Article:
|Publication number||US7278305 B2|
|Application number||US 11/182,695|
|Publication date||Oct 9, 2007|
|Filing date||Jul 15, 2005|
|Priority date||Jul 16, 2004|
|Also published as||CA2574051A1, CA2574051C, CN101005966A, CN101005966B, DE602005025359D1, EP1774275A2, EP1774275A4, EP1774275B1, EP2305533A2, EP2305533A3, US7681443, US20060010971, US20070268131, WO2006010154A2, WO2006010154A3|
|Publication number||11182695, 182695, US 7278305 B2, US 7278305B2, US-B2-7278305, US7278305 B2, US7278305B2|
|Inventors||Krzysztof Kilian, Vladimir Mazur, Hilary Gration Ranwala|
|Original Assignee||Lynxrail Corporation|
|Export Citation||BiBTeX, EndNote, RefMan|
|Patent Citations (16), Referenced by (7), Classifications (10), Legal Events (4)|
|External Links: USPTO, USPTO Assignment, Espacenet|
This application claims the benefit, under 35 U.S.C. Section 119(e), to U.S. Provisional Application Ser. No. 60/588,910, filed Jul. 16, 2004, the entirety of which is hereby expressly incorporated by reference herein.
The present invention relates generally to an apparatus and method for measuring angle of attack of a wheelset and detecting wheelset, truck and rail vehicle hunting. More particularly, the present invention relates to a system and method for detecting hunting and measuring angle of attack of a wheelset of a rail car traveling on a rail employing sensors that detect the proximity of moving objects.
Hunting is a condition in which a wheelset, truck or rail vehicle oscillates from side to side between rails of track while moving. Hunting may be caused by worn truck components, wear or defects in the track or rails or a variety of other reasons. Hunting results in rapid wear of truck and vehicle components, rails and other railway components, and has the potential to cause damage to cargo and perhaps eventually lead to derailment. The detection of hunting is important but relatively difficult. As such, a hunting condition may go undetected for a substantial period of time.
Angle of attack is generally defined as the yaw angle between wheels of a wheelset and rails. One measure of angle of attack is the angle between the plane of the wheel engaged on rail and a plane tangent to the rail. Angle of attack may also be shown by the angle between the axle centerline of a wheelset and a line that is either perpendicular to a rail or normal to the tangent of a rail. Angle of attack is a critical factor for assessing rail vehicle performance. For example, when the angle of attack is zero, the wheelset of a railway vehicle has equal magnitude and direction as the translational velocity of the railway vehicle resulting in greater efficiency of the railway vehicle. However, a positive angle of attack indicates a potential for a wheel set, truck or railway vehicle to climb the rails and even derail. Further, a positive angle of attack has the potential to generate transverse forces that may result in damage to railway and truck components and increase costs of maintenance and repair of such components.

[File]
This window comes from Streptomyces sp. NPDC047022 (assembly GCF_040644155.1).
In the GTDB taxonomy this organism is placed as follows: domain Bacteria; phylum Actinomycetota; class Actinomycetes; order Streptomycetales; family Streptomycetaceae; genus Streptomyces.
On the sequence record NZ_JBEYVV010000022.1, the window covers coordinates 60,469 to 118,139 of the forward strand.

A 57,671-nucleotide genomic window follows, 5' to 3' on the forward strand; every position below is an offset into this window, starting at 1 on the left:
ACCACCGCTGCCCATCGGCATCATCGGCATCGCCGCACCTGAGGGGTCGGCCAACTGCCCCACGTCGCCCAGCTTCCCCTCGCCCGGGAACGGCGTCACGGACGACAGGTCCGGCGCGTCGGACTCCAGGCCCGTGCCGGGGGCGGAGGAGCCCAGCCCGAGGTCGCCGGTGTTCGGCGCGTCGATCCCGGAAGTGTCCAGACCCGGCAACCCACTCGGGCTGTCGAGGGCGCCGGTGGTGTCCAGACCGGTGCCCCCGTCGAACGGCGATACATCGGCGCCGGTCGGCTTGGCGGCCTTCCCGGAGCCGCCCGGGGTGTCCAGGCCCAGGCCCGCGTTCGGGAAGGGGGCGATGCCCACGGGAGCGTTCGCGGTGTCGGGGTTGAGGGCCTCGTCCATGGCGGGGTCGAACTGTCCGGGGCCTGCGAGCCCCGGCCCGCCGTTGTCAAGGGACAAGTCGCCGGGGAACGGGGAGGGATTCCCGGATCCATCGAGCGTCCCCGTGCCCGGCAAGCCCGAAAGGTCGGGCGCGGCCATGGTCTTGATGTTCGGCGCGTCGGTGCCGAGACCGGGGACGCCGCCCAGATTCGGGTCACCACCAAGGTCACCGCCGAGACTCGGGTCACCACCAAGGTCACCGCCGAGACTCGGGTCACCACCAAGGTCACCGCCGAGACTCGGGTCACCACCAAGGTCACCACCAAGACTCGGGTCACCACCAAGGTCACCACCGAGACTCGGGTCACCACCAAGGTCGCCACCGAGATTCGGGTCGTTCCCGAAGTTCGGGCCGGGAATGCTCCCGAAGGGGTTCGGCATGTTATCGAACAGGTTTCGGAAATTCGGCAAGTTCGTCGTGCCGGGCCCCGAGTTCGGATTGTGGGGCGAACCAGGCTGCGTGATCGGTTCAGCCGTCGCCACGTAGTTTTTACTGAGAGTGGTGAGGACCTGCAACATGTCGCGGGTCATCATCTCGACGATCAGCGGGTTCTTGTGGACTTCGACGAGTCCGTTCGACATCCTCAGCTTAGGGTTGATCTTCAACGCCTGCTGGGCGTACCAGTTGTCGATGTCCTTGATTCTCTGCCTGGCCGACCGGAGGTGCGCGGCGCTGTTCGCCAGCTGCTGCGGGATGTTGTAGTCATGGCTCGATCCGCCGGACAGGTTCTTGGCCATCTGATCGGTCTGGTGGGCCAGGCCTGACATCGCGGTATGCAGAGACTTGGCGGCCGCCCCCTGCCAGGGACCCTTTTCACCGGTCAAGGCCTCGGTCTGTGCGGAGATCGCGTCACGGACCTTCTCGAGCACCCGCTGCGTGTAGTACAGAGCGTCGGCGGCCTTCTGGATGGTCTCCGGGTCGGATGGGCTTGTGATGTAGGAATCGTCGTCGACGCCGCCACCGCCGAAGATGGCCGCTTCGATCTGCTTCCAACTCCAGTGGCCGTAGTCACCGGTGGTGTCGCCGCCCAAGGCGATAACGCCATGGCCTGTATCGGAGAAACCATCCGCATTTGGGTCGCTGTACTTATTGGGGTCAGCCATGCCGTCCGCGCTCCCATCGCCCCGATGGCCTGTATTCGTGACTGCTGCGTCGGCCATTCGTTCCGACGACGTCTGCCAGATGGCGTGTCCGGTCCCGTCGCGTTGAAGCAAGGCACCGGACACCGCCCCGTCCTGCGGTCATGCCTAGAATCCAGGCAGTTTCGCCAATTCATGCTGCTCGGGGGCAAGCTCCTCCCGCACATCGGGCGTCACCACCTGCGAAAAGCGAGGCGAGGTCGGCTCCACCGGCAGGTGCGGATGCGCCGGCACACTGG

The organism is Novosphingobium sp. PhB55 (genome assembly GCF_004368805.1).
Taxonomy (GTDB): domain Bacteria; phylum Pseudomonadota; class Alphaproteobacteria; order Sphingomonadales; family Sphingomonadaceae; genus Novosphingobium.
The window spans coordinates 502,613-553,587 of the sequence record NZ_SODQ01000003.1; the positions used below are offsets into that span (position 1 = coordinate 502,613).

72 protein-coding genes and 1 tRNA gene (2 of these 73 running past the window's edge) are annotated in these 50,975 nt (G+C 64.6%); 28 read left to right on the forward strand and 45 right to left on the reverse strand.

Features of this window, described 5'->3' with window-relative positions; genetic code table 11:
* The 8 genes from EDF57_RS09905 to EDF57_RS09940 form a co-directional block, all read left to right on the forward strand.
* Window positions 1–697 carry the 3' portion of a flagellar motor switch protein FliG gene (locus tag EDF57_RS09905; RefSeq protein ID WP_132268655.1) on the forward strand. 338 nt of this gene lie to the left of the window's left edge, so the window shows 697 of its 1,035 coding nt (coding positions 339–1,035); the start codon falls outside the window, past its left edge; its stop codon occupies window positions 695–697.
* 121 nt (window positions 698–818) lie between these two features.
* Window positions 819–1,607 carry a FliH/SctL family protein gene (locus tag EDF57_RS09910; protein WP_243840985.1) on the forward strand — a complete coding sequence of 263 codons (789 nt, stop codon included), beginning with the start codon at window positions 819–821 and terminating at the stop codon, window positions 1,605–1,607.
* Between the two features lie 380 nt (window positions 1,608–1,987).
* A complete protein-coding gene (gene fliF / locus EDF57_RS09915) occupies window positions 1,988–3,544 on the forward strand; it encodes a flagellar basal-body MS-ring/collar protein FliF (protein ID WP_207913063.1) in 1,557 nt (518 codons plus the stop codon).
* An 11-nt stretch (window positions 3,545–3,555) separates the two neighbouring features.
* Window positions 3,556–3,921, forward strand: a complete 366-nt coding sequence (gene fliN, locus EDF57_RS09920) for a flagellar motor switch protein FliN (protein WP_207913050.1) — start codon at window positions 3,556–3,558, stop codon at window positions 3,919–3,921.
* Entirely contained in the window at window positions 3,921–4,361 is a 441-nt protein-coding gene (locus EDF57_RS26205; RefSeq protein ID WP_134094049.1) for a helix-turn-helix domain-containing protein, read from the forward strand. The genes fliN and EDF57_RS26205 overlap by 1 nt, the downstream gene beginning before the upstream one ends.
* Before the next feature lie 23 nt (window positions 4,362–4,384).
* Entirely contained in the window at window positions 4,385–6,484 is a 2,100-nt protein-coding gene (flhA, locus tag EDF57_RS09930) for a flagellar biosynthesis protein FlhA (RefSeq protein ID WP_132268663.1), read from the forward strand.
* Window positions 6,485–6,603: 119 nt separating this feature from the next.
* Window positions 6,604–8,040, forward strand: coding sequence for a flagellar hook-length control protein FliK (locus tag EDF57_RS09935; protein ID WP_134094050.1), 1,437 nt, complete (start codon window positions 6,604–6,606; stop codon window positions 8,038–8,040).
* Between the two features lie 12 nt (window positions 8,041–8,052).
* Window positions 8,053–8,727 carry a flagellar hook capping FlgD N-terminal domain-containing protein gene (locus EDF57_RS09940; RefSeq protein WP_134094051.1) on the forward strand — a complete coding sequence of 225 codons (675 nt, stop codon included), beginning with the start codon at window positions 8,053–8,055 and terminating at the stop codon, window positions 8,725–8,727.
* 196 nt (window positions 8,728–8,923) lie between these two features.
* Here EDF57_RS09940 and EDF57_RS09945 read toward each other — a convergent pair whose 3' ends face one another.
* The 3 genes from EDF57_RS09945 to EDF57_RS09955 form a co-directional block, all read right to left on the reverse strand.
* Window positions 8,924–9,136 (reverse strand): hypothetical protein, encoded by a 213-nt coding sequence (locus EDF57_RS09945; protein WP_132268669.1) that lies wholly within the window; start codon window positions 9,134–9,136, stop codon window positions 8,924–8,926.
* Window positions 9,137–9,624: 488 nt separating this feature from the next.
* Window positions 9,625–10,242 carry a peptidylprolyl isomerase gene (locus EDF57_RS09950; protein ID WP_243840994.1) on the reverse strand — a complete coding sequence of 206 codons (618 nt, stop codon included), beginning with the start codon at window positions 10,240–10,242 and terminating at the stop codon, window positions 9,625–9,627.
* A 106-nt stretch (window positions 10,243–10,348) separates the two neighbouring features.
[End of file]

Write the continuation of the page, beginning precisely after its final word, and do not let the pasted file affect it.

Systems that detect hunting are currently available. For example, U.S. Pat. No. 5,622,338, the entirety of which is hereby expressly incorporated herein by reference, uses an acceleration sensor mounted to a truck for measuring acceleration of a rail car in a direction transverse to the rail. Such truck-mounted systems, however, are not suitable for use at a way station or a wayside, i.e., along the side or edge of a railroad track. Further, such truck-mounted systems are unsuitable for detecting hunting of individual wheels or wheelsets or measuring angle of attack of wheels, wheelsets, trucks or railway vehicles.
Systems are also currently available for measuring angle of attack. For example, angle of attack has been measured with a vehicle-mounted system associated with a particular wheelset as the rail vehicle travels on a track. Such vehicle-mounted systems are typically mounted to a particular wheelset, and therefore, are unsuitable for way station or wayside use or for determining angle of attack for all wheelsets on a railway vehicle. Further, because such systems are located on the vehicles themselves, the systems are less reliable and require more maintenance and supervision than a system suitable for way station or wayside use.
In addition, angle of attack has also been detected with a wayside mounted system. For example, U.S. Pat. No. 5,368,260, the entirety of which is hereby expressly incorporated by reference, uses a wayside rangefinder that incorporates a laser beam directed at a wheel to measure angle of attack between a plane of the wheel and a tangent of the track. The known wayside systems and methods for measuring angle of attack, however, are spaced substantially from the track and result in a static measurement which does not take into account dynamic misalignment of the rails due to train forces, environmental forces such as moisture and temperature changes, or misalignment of the wayside measuring systems due to the same or similar environmental forces. In addition, such systems are located to one side of the track making it unsuitable for directly detecting the angle of attack of wheels on the far rail. Further, laser beam systems are expensive, require continued maintenance and supervision and are prone to misalignment and malfunction due to the often treacherous railway environment and other moving objects associated with the environment.